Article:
“As a black woman, I kept thinking about how this could have been me, been one of my sisters, been my mom,” Caruthers said. “I didn’t want Breonna to just be another name. So often black lives are swept under the rug when subjected to police violence. People who look like me are killed, in senseless ways, and their killers are often allowed to avoid responsibility. I didn’t want Breonna’s family to be robbed of the justice they so deserved. I will forever remember her name.”

This article has been edited from the original version appearing on the University of South Carolina website.

Professor and Student at Washington and Lee Co-Direct Domestic Violence Documentary

By Lindsey Nair, Washington and Lee University

When Nolan Zunk first approached Professor Stephanie Sandberg near the end of his freshman year at Sullivan Foundation partner school Washington and Lee University, he was hoping for a summer opportunity that would provide him with a little filmmaking experience.

He got that—and a whole lot more.

A year-and-a-half later, Zunk and Sandberg are co-directors putting the finishing touches on a domestic violence documentary, “Intimate Violence,” that will be screened at Hull’s Drive-in on Oct. 25 in Lexington, Va., to raise money for Lexington’s nonprofit Project Horizon. Along the way, Zunk gained invaluable hands-on experience, collaborated closely with a faculty member on a professional project and received a job offer from Project Horizon only halfway through his college career.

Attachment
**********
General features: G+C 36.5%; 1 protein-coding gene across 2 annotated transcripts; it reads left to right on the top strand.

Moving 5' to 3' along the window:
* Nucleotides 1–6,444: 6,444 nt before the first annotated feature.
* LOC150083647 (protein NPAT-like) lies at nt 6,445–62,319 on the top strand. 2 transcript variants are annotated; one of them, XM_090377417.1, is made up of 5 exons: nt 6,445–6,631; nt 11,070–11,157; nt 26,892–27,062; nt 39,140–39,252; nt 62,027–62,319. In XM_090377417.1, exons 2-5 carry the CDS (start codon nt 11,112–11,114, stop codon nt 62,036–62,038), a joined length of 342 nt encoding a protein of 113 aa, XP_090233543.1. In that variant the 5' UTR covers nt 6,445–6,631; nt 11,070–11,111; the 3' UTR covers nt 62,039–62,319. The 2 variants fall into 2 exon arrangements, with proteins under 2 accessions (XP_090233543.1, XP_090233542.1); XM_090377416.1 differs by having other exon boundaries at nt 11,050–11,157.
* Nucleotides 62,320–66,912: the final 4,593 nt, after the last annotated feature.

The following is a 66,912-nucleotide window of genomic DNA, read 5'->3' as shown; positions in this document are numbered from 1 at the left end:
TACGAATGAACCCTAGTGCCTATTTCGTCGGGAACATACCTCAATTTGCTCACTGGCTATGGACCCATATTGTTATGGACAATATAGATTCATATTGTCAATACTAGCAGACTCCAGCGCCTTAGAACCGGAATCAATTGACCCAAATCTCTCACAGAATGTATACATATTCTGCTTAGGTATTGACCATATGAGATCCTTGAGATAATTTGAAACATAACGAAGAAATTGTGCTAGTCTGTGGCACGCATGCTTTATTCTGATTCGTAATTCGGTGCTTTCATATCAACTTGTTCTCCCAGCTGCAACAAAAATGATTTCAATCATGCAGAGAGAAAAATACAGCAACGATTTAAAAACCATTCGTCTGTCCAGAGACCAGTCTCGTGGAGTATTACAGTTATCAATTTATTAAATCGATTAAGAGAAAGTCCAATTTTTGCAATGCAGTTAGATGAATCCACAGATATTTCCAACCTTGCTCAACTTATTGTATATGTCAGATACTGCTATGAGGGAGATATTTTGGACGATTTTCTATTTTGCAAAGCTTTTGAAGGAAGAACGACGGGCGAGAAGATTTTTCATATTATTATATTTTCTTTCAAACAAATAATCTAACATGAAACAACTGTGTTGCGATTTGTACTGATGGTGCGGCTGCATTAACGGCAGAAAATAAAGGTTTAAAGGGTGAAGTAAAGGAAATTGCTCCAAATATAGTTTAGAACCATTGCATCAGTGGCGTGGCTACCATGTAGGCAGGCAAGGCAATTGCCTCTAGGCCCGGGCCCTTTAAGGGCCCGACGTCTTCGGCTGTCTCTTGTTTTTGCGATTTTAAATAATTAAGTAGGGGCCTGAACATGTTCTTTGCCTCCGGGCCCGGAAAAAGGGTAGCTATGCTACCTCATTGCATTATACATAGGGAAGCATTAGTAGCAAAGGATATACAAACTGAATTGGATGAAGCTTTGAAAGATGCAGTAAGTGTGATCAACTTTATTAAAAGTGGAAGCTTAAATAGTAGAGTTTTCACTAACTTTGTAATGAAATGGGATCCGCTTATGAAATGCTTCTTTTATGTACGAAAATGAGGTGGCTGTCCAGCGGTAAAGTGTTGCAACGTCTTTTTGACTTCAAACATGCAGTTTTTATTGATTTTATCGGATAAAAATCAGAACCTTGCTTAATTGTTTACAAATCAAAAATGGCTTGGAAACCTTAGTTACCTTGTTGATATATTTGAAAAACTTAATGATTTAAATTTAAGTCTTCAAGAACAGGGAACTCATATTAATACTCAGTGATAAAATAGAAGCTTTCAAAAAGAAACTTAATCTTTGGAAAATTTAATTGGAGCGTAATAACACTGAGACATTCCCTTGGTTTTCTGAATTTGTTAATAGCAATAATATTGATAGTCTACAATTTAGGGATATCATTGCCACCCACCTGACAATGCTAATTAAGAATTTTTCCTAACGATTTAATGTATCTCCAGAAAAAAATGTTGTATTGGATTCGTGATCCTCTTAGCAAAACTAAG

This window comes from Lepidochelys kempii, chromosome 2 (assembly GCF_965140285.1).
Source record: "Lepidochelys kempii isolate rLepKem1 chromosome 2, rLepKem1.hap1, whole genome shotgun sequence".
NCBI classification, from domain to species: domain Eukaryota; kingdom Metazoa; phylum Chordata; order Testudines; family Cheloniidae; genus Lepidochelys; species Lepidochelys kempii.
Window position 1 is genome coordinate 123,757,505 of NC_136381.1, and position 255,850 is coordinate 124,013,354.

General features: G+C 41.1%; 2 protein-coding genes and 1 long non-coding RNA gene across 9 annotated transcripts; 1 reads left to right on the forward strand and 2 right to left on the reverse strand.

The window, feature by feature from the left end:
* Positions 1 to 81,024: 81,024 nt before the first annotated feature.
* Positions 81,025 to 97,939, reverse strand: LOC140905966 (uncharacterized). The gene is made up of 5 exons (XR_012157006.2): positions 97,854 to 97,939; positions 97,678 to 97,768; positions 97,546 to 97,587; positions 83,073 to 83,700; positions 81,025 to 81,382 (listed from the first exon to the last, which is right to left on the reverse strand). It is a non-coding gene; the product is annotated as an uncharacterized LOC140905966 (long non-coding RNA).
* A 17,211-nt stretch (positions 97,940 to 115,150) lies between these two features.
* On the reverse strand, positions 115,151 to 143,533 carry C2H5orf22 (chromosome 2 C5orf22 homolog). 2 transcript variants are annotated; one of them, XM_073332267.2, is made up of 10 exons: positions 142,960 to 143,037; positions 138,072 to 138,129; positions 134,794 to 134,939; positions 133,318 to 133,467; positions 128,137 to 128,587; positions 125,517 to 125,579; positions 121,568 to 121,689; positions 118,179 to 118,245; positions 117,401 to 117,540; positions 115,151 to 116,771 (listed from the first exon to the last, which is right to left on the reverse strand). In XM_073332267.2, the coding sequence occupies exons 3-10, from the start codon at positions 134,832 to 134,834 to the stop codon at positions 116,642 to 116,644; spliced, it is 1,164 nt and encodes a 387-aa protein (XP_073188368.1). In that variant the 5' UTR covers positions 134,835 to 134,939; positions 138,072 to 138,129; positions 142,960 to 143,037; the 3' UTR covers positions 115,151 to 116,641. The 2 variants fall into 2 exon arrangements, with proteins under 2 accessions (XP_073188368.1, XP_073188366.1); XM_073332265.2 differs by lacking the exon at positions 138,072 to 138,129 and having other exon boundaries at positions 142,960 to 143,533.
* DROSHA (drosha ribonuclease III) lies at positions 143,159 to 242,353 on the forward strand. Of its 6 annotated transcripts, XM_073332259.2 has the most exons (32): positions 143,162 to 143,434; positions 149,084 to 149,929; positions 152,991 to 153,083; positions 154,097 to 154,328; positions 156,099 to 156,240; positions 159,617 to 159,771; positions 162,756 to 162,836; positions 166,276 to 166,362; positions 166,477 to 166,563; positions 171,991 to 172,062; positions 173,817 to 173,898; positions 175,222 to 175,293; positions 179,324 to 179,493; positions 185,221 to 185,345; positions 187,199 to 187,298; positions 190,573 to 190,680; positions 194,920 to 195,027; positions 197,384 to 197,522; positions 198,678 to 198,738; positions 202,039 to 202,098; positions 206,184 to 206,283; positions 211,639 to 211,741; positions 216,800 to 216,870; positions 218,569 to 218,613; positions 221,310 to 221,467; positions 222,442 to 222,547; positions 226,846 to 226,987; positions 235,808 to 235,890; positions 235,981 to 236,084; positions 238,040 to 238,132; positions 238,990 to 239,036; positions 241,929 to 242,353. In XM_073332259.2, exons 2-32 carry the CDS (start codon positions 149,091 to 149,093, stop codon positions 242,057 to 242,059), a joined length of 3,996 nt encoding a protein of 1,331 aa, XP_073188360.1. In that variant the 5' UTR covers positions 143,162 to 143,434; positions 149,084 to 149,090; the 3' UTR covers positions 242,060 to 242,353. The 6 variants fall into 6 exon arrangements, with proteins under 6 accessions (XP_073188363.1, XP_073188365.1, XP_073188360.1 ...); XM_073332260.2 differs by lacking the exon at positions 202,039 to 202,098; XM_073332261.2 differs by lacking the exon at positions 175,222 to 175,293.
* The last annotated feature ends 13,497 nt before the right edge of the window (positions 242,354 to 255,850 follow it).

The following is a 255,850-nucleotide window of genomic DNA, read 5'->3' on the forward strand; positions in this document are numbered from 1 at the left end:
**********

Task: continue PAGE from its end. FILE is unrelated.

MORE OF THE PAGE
“I’ve learned so much about documentary filmmaking, feminist care ethics and how to ethically interact with survivors of trauma, so it’s been an incredibly fruitful process,” Zunk said. “I’ve made many connections that I will use my whole life.”

Sandberg, an assistant professor in the Department of Theater, Dance, and Film Studies at W&L, is no stranger to producing work about heavy topics. She has written plays about racism, faith, sexuality, human trafficking and the plight of refugees. When she was ready for a new project, she wanted to partner with a local organization.

Related: Sullivan Award winner shares untold stories of African-Americans at Washington and Lee University

“I was looking for something to do that would be significant to the community but could be of national interest as well,” she said.

She approached Judy Casteele, executive director of Project Horizon, to discuss the idea. Founded in 1982, Project Horizon provides 24-hour crisis response to victims of domestic violence and sexual assault. The nonprofit operates a 24-hour crisis hotline, a 16-bed shelter and a number of programs that include legal advocacy and counseling, all free of charge to clients. The organization also offers community violence prevention education to students in pre-K through college as well as to civic groups.

Sandberg and Zunk recruited other Washington and Lee University students to help research and shoot “Intimate Violence.”

Casteele said she had no reservations about Sandberg’s proposal. “We are interested in anything we can do to help increase understanding of the issues,” she said, “and to get out the message that anyone can be a part of the solution.”